Today is the Second Sunday of Advent. Remember, there are four Sundays of Advent. We already noted last Sunday that Advent is the special season set aside for us to prepare for the coming of Christ. We reflect on the coming of Christ at Christmas when he was born, and we prepare for his final coming. The season of Advent can be easily misunderstood and misused. In some of our offices, schools, and homes, there are lots of Christmas parties already being organized. There are lots of Christmas buying and selling going on. There are Christmas jingles, carols, decorations, and all forms of celebrations going on now. Hardly do you hear of Advent outside the Church. In the midst of such, it is very easy to forget the mood of the season. Advent is not Christmas; Advent has its own special mood; Advent has its own special feeling; it has its own special purpose. Advent is like Lent in many ways. It is a time of preparation; a penitent time. That is why we put on the same color of vestment (violet) for both Advent and Lent.
Bearing in mind that we can easily be distracted from the mood of this season, the Church, through the work of St. Mark, presents us with the greatest preacher of this season, the greatest preacher of Advent, John the Baptist, to lead us to the right mood of Advent. In today’s Gospel passage, John the Baptist calls us to the desert, to keep us away from the distractions of this world, to focus on what really matters in this season.
The desert reminds us of the journey of the Israelites from slavery in Egypt to freedom in the Promised Land. On that journey, the Israelites experienced divine providence; they experienced divine provision. There were no construction companies to build a bridge, but the power of God gave them passage through the sea. They did not plant, they did not harvest, but they had food to eat and water to drink. This calls us also to reflect on the special ways that God intervenes in our lives. This season reminds us that God can help us even when we do not have human connections. You may not have the job, house, education, etc. that others have, but you may still have the satisfaction they have, because, our help ultimately comes from God.
The preaching of John the Baptist is very simple. He went throughout the whole region of the Jordan, proclaiming a baptism of repentance for the forgiveness of sins. He had just a simple message: make a change, and repent. His challenge to us is to fill up the valleys of selfishness in our lives, level the mountains of pride in our lives, straighten the winding roads of deceit in our lives, and to make smooth our rough ways of sinful living. We can only heed this call to change if we know the truth of our present conditions. It is however a pity that the distractions we get at this season as a result of the commercialization of the season hardly allow us to reflect on our lives to make the necessary amendments.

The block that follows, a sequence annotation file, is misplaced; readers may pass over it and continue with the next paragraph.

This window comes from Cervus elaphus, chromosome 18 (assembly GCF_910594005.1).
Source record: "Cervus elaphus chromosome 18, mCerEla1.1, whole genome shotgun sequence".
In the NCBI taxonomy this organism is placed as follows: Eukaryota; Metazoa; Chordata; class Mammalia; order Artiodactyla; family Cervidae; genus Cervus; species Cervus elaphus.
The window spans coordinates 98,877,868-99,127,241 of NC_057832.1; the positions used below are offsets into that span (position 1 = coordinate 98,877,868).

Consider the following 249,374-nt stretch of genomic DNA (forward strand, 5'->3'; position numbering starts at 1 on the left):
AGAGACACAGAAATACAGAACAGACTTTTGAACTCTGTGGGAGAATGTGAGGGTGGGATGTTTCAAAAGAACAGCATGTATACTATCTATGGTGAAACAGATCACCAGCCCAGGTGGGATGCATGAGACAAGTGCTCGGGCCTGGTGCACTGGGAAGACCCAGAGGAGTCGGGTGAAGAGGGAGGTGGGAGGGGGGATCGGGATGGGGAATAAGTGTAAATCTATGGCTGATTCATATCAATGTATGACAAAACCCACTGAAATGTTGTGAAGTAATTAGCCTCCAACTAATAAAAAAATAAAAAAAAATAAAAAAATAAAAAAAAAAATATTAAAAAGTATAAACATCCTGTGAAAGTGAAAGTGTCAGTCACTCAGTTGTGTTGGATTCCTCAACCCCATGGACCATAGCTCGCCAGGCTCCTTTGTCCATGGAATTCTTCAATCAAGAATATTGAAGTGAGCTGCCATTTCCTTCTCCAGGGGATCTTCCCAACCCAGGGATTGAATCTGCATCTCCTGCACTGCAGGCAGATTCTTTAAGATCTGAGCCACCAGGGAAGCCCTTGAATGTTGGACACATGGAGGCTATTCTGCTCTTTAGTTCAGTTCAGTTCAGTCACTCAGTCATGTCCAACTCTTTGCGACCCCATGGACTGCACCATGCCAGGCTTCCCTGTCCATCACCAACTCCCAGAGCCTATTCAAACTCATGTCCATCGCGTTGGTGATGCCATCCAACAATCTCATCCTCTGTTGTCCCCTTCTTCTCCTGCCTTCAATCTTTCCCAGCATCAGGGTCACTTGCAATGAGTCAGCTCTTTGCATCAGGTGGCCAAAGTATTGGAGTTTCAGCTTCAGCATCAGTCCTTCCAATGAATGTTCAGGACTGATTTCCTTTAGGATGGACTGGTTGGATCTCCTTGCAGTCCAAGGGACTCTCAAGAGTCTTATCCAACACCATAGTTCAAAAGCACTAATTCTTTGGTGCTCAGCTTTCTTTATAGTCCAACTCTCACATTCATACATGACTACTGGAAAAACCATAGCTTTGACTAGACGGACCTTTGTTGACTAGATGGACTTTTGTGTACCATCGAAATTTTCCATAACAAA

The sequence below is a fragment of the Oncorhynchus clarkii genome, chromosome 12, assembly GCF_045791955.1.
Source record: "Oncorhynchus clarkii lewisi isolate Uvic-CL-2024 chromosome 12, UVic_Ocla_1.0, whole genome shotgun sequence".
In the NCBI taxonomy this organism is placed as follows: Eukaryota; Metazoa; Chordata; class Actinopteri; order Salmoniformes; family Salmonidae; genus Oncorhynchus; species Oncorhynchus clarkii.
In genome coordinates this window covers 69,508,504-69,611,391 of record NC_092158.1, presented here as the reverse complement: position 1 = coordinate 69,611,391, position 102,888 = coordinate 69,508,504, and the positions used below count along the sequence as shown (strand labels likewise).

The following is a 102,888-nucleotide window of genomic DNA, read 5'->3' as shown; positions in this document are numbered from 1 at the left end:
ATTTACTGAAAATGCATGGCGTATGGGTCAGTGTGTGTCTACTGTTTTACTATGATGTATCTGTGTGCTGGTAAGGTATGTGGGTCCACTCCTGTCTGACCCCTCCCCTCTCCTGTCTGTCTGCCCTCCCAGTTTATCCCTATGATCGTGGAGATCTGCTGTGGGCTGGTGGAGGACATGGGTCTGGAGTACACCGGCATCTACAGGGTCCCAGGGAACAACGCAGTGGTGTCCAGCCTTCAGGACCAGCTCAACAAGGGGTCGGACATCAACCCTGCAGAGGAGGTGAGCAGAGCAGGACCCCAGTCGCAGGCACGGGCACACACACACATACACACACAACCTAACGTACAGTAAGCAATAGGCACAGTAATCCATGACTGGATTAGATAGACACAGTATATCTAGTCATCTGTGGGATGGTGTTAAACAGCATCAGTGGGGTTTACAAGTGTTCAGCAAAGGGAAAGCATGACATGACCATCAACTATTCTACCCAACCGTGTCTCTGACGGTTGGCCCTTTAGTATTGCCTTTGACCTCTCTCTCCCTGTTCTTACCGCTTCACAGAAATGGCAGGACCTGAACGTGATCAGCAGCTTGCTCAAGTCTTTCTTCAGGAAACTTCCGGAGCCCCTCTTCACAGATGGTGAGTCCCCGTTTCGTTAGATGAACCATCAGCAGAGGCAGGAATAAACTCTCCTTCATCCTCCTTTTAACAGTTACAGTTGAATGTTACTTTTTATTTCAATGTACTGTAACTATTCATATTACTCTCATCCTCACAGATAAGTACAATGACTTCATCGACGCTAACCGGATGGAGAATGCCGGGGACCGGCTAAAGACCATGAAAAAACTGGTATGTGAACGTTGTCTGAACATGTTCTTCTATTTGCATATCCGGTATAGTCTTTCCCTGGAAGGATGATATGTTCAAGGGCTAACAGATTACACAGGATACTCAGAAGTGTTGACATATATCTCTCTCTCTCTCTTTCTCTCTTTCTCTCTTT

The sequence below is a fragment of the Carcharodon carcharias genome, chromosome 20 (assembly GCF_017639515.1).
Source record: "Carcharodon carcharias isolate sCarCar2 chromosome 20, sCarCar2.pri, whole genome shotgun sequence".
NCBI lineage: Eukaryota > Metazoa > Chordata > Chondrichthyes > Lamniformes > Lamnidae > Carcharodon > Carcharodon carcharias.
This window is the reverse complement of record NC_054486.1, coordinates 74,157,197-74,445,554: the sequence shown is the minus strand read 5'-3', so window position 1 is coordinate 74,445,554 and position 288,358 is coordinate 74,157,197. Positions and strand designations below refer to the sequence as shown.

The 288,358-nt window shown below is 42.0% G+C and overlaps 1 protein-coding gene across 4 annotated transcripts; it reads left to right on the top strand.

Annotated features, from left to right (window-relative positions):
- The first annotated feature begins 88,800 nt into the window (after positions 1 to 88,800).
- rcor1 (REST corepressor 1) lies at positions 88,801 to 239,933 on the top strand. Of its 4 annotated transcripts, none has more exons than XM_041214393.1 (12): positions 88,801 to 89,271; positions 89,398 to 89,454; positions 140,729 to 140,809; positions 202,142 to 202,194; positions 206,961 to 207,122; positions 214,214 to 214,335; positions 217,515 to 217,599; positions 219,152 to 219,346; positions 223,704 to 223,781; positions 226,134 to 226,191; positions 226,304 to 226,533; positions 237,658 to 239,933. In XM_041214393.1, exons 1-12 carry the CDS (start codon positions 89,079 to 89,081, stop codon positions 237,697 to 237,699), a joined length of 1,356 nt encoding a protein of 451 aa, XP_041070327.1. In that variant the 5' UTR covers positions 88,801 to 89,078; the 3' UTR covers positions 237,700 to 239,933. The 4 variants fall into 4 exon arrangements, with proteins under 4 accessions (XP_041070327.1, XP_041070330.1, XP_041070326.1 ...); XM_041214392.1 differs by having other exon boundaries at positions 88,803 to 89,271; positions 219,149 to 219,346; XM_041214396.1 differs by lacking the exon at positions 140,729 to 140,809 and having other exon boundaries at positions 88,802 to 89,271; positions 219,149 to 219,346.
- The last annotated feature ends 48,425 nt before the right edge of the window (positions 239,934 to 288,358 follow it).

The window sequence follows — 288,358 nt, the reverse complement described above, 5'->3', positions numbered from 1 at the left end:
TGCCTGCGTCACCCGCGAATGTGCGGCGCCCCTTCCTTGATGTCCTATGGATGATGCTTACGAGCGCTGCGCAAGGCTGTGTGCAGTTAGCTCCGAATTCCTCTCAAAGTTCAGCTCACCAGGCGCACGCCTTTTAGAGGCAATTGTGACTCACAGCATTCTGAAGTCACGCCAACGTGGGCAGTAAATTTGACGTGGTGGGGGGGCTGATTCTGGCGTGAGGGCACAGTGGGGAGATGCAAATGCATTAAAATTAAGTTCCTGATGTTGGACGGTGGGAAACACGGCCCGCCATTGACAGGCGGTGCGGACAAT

Permit me to share one of my barbershop experiences with you. When I first arrived the U.S., I left my hair to grow. I had a lot of hair. I went to a barbershop for a haircut. I discovered that the barber I met could only speak Spanish. I needed just to trim my hair. The only two Spanish words I knew at that time were si and gracias, which respectively means, yes and thank you. With some broken English and hand gestures, I tried to explain the kind of haircut I needed. He kept saying “si, si, si” and nodding in affirmation. I sat down, and faced the mirror, hoping that if he was going off limit, I would be able to raise an alarm. But shortly before he started cutting my hair, he turned me from the mirror, and made me to face the television. I thought that from time to time he would turn me to the mirror to see the job in progress, but I was carried away by the soccer match on the television. Eventually, when he turned me from the television to face the mirror, I had no single hair left on my head.
I think my experience at the barbershop is also an Advent homily for all of us. We can only make the changes required of us in preparation for the coming of Christ when we know our present condition. We can only know our present condition by taking a sincere look at ourselves. Unfortunately, many Christians do what I did at the barbershop. Instead of looking at myself through the mirror to make things right while having the haircut, I was distracted by the television. Similarly, many Christians allow themselves to be distracted in this season by parties, commercialization of the season, and other forms of distractions without looking at their personal spiritual and moral preparations. We all need some repentance. This is the season. Remember, Christianity is not a destination, it is a journey. Let us join John the Baptist in the desert so we can look at our lives to fix all that need fixing. May the Holy Spirit help us in this journey so that at Christmas, we may all become better Christians, through Christ our Lord. Amen.